Research@NJC – Our Publications
Under the guidance of mentors, some students may even have the opportunity to publish research papers! Here are a few:
Harman Johll, Milla Samuel, Ruey Yi Koo, Hway Chuan Kang, Yee-Chia Yeo and Eng Soon Tok. Influence of hydrogen surface passivation on Sn segregation, aggregation, and distribution in GeSn/Ge(001) materials. Journal of Applied Physics 117, 205302 (2015).
Plane-wave density functional theory is used to investigate the impact of hydrogen passivation of the p(2×2) reconstructed Ge 1−xSnx surface on Sn segregation, aggregation, and distribution. On a clean surface, Sn preferentially segregates to the surface layer, with surface coverages of 25%, 50%, and 100% for total Sn concentrations of 2.5%, 5.0%, and 10.0%, respectively. In contrast, a hydrogen passivated surface increases interlayer migration of Sn to subsurface layers, in particular, to the third layer from the surface, and results in surface coverages of 0%, 0%, and 50% corresponding to Sn concentrations of 2.5%, 5.0%, and 10.0%, respectively. Hydrogen transfer from a Ge-capped surface to the one enriched with increasing Sn surface coverage is also an unfavorable process. The presence of hydrogen therefore reduces the surface energy by passivating the reactive dangling bonds and enhancing Sn interlayer migration to the subsurface layers. For both clean and hydrogenated surfaces, aggregation of Sn at the surface layer is also not favored. We explain these results by considering bond enthalpies and the enthalpies of hydrogenation for various surface reactions. Our results thus point to reduced Sn segregation to the surface in a Ge 1−xSnx epitaxial thin film if CVD growth, using hydride precursors in the hydrogen limited growth regime, is used. This would lead to a more abrupt interface and is consistent with recent experimental observation. Hydrogenation is therefore a promising method for controlling and manipulating elemental population of Sn in a Ge 1−xSnx epitaxial thin film.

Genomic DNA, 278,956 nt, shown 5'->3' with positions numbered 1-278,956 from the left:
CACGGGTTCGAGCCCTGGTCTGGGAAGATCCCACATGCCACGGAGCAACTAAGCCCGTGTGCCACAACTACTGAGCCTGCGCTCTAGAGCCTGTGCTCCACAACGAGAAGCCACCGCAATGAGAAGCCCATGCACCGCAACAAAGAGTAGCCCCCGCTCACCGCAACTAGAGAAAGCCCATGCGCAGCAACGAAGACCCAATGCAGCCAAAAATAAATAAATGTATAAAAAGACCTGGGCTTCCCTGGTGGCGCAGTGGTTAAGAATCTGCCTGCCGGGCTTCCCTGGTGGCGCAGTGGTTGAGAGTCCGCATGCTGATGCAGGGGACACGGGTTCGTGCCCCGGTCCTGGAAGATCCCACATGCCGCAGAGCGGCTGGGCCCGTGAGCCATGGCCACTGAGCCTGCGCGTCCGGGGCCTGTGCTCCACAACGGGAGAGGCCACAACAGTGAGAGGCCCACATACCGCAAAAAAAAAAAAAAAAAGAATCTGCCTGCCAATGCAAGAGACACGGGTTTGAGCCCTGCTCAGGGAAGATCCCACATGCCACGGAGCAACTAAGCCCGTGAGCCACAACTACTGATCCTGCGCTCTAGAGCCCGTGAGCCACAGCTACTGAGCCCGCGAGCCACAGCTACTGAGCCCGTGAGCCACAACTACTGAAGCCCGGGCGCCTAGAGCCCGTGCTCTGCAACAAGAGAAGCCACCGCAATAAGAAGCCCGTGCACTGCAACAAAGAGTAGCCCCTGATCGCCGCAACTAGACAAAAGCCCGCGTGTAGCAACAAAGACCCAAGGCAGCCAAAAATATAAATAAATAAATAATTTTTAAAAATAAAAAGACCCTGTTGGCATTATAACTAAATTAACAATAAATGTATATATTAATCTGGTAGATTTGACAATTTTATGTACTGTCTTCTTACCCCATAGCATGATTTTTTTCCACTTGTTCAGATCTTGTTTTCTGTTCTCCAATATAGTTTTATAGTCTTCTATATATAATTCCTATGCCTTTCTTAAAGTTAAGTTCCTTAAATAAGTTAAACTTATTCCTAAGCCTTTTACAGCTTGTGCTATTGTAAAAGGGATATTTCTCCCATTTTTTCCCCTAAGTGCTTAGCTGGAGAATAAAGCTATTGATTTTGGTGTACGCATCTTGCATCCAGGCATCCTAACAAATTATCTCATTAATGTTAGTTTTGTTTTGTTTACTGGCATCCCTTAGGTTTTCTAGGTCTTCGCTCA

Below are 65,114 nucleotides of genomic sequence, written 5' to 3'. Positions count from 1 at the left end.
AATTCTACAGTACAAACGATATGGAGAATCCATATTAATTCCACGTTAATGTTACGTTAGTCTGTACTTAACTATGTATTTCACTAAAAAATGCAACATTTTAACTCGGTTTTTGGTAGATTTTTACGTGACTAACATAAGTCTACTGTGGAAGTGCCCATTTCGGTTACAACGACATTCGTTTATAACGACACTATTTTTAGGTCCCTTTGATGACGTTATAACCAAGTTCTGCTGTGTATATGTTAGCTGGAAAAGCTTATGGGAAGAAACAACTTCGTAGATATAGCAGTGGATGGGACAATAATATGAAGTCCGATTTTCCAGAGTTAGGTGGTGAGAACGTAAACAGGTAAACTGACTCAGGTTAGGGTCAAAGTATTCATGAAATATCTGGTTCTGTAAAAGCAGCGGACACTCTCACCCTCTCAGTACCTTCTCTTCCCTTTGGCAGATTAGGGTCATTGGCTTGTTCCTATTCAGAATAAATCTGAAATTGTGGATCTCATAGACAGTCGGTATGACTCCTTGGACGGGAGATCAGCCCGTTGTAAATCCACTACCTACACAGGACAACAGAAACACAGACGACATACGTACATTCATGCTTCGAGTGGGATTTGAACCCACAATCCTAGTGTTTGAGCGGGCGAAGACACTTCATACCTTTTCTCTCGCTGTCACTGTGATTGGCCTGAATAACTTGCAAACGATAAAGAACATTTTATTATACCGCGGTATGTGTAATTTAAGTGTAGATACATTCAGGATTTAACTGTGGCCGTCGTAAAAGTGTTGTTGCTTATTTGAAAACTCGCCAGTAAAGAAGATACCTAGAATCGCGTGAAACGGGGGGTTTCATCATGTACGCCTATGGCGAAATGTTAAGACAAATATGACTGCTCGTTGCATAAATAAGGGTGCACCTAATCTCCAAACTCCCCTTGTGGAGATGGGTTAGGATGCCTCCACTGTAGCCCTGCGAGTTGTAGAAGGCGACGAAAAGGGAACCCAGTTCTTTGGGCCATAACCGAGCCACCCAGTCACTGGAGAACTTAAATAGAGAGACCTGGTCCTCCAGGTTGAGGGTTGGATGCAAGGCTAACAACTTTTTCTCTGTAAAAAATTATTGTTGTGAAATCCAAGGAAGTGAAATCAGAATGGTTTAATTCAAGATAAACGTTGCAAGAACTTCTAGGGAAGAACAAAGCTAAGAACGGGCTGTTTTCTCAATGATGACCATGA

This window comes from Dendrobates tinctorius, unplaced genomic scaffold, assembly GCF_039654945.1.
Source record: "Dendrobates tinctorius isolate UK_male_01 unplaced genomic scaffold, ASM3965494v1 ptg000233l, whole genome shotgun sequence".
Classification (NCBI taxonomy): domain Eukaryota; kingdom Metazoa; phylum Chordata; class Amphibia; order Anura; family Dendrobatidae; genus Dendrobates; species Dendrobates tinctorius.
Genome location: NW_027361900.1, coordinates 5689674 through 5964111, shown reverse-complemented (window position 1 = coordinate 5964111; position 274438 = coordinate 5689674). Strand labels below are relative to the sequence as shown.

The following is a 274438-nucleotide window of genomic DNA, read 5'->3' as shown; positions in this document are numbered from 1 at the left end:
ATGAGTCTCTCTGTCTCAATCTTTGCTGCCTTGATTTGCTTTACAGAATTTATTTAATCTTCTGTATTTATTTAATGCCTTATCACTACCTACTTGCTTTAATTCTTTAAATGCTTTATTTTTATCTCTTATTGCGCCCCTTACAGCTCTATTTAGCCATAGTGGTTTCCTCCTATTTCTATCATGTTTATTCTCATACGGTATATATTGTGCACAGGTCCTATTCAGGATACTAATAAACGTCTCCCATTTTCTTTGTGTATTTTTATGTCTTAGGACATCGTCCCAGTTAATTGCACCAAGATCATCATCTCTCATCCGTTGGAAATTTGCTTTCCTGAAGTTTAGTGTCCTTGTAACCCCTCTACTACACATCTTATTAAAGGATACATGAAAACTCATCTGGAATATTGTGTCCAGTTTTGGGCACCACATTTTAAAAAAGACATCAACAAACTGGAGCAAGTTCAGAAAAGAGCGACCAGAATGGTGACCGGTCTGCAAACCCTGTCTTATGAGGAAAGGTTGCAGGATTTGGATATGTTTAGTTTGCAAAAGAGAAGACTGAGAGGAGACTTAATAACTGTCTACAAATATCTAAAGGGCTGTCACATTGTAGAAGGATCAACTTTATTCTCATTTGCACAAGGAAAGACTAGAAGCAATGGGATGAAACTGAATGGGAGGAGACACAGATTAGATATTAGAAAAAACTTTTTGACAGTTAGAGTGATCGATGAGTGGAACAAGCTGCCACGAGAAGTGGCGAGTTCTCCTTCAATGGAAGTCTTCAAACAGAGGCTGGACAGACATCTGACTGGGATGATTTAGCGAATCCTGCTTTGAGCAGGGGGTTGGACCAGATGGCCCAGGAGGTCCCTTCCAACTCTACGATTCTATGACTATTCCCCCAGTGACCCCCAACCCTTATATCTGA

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Harman Johll, Michael Dao Kang Lee, Sean Peng Nam Ng, Hway Chuan Kang and Eng Soon Tok. Influence of Interconfigurational Electronic States on Fe, Co, Ni-Silicene Materials Selection for Spintronics. Scientific Reports 4, 7594 (2014).
Growth through controlled adsorption of ferromagnetic elements such as Fe, Co and Ni on two-dimensional silicene provides an alternative route for silicon-based spintronics. Plane wave DFT calculations show that Fe, Co and Ni adatoms are strongly chemisorbed via strong sigma bonds, with adsorption energies (1.55 - 2.29 eV) that are two to six times greater compared to adsorption on graphene. All adatoms adsorb more strongly at the hole site than at the atom site, with Ni adsorbing strongest. Of the dimer configurations investigated, the hole – hole, b-atom – hole, vertically stacked at hole, vertically stacked at b-atom and bridge sites were found to be stable. The Co and Ni dimers are most stable when adsorbed in the hole-hole configuration while the Fe dimer is most stable when adsorbed in the atom-hole configuration. Metal-to-silicene and interconfigurational s-to-d electron transfer processes underpin the trends observed in adsorption energies and magnetic moments for both adatoms and dimers. Adsorption of these metals induces a small band gap at the Dirac Cone. In particular Co adatom adsorption at the hole site induces the largest spin-polarized band gaps of 0.70 eV (spin-up) and 0.28 eV (spin-down) making it a potential material candidate for spintronics applications.
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